4) Original insight and analysis should still dominate the entire discussion. Your final revised essay must be a minimum of five full, typed, double-spaced pages containing an intriguing (not underlined) title, an original unified thesis, vigorous analytical work, no extra spaces between paragraphs, all in a clean, effective, illuminating, properly documented presentation (correctly punctuated in-text parenthetical citations of author and page). The remaining three pages should consist of an annotated bibliography: a correctly formatted MLA-style Works Cited list with summaries of, quotations from, and commentaries upon each resource. Annotations should make clear the use to which you are putting the article, and not simply function as sterile summaries.

5) For further instruction regarding documentation, refer to the hand-out given with the previous assignment, or to the web page, or ask me ahead of time. Proofread well so that minor surface matters do not distract readers from your ideas.


I welcome other kinds of projects that demonstrate the same objectives that the paper does: ability to carry out sophisticated research, to discover an original purpose and focus, to write with clarity and influence your audience's perspective. You may find a way to construct a bibliographical, filmic, pedagogical, or popular culture related project appropriate to 20th/21st-century studies which will inspire enthusiasm and break new ground impressively. You may work on a collaborative endeavor with a colleague. There are many possibilities. Check out my web site and note how skimpy most components are. Some items appear in the index without any linked text! And what about Martha Graham, or the films about 20th-century artists, such as Pollack and Basquiat? Think about it.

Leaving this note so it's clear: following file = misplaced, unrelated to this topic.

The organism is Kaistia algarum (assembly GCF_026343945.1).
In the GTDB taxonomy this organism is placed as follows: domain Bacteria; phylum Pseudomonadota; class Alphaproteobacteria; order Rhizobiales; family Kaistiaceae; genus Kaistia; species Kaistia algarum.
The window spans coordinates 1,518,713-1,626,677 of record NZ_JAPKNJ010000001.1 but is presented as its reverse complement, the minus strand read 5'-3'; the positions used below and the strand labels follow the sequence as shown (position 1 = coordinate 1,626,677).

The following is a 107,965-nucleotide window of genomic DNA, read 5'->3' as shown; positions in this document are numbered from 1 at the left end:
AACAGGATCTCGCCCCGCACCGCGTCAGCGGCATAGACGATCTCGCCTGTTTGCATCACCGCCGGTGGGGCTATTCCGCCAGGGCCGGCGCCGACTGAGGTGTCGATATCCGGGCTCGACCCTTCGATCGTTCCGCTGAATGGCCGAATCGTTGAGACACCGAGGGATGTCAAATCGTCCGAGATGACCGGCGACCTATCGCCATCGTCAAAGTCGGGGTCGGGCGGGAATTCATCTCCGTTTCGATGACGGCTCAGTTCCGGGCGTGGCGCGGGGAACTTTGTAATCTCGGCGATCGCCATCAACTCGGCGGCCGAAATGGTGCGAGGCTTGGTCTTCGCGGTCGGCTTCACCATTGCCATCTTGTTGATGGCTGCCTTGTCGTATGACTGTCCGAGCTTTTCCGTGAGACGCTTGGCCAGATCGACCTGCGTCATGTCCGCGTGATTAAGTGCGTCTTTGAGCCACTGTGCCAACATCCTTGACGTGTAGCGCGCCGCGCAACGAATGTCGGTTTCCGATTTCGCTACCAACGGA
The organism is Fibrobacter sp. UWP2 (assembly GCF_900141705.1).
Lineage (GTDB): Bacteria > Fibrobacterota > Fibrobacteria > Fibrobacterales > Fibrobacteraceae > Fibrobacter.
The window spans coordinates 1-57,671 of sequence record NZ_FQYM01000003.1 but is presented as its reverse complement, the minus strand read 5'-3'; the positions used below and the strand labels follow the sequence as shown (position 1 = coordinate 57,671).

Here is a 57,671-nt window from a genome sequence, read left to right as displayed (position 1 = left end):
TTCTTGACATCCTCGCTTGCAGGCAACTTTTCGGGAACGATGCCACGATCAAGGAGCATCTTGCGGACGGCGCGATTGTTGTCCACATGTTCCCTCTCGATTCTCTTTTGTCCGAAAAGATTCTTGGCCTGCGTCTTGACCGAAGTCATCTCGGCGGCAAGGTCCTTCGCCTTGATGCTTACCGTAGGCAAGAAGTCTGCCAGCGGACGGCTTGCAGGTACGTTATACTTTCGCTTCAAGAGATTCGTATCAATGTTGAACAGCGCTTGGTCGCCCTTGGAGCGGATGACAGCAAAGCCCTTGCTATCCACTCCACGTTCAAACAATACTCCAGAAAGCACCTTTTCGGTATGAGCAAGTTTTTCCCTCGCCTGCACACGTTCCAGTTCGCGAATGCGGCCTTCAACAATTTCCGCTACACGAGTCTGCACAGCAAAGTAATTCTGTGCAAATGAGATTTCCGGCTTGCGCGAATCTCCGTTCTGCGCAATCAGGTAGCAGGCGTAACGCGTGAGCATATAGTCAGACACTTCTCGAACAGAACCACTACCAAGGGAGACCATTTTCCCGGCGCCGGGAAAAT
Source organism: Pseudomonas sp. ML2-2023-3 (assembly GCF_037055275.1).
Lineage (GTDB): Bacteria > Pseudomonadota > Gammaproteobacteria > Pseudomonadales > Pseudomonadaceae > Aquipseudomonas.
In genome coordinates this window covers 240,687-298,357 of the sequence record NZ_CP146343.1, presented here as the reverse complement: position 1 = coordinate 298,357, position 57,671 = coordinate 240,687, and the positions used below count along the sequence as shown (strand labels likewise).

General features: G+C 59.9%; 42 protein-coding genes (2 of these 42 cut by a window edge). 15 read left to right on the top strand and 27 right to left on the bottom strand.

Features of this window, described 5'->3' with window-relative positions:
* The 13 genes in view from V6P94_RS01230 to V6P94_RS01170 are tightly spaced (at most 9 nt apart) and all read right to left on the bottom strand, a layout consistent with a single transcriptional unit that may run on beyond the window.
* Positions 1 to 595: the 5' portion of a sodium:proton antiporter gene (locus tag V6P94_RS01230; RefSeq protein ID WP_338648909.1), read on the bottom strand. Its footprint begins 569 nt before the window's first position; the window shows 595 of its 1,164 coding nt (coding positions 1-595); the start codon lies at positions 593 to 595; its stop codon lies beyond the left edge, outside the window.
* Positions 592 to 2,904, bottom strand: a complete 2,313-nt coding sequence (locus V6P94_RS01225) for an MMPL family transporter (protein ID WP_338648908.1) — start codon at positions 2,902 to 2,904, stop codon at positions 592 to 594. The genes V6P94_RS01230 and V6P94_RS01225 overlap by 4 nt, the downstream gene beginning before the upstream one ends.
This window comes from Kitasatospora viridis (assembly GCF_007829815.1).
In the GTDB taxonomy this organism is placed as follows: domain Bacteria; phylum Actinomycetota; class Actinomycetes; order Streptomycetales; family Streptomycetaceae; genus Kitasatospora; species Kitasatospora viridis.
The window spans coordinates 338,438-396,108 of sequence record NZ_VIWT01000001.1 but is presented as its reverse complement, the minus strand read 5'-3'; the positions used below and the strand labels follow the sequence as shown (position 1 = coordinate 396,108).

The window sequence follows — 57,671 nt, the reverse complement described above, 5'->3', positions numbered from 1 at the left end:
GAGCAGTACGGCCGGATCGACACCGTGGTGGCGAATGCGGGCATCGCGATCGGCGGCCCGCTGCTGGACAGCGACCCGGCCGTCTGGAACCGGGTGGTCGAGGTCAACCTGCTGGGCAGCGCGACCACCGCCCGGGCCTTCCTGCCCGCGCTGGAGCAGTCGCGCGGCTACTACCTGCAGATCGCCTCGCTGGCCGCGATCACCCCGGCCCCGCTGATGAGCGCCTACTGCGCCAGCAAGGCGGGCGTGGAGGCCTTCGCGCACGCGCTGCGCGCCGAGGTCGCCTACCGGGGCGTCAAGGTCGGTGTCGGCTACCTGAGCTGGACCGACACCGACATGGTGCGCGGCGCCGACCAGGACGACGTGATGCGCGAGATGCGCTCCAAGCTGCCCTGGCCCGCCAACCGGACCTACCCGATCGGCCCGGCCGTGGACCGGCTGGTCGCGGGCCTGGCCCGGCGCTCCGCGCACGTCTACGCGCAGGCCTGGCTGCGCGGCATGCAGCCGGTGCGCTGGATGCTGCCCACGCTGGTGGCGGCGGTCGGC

You too may propose to me an analysis/annotated bibliography combo, but do get an approval first.

3) MEDIA FRENZY: a web site, powerpoint presentation, or other.

You may work alone or with someone else creating a useful resource for current and future students of 20th/21st-century studies. Realize that this is a scholarly project, not an advertisement or fan page. Pick an appropriately manageable scope for the project and include all the key ingredients that you would provide for a paper: research, analysis, commentary, and whatever else would make this creation impressive and valuable. And then package this in ways appropriate for a web site (research gets registered in a Works Cited that may include hyperlinks, for example) and for an audience consisting of future students of this class. Do not just create a recycling dumpsite, that is, don't replicate what's already available. Instead, be sure to offer the one thing most lacking on the web: critical analysis -- not a full paper's worth, since that just invites plagiarism, but some sophisticated components of commentary. Sophisticated research must take place and be clearly, logically, and professionally incorporated into the project. As with option #1 above, you need to find at least four scholarly journal articles and not just rely solipsistically on other media resources.

If you choose this project because it seems easy and you think you can submit any old crap with a jpg of Samuel Beckett on the main page, you are doomed and will fail most miserably. If you take up this challenge heroically and meaningfully, it will show. And we can discuss afterwards how to display, link, or incorporate the work most appropriately and helpfully.

Sample papers, good to excellent, are available at various locations on my web site, as are instructions and examples for the required MLA-style documentation.

I am glad to provide advice and help at any stage, from pre-writing and researching to the drafting, of this project. Ultimately, though, it must be completed and turned in when due; the compressed schedule of late semester does not allow for screwing around and cheesy excuses. The project is worth roughly 20% of your final grade for the course.

PROJECT DUE: MONDAY, APRIL 16th, 2012; 1:10 pm.

20th-Century Studies Index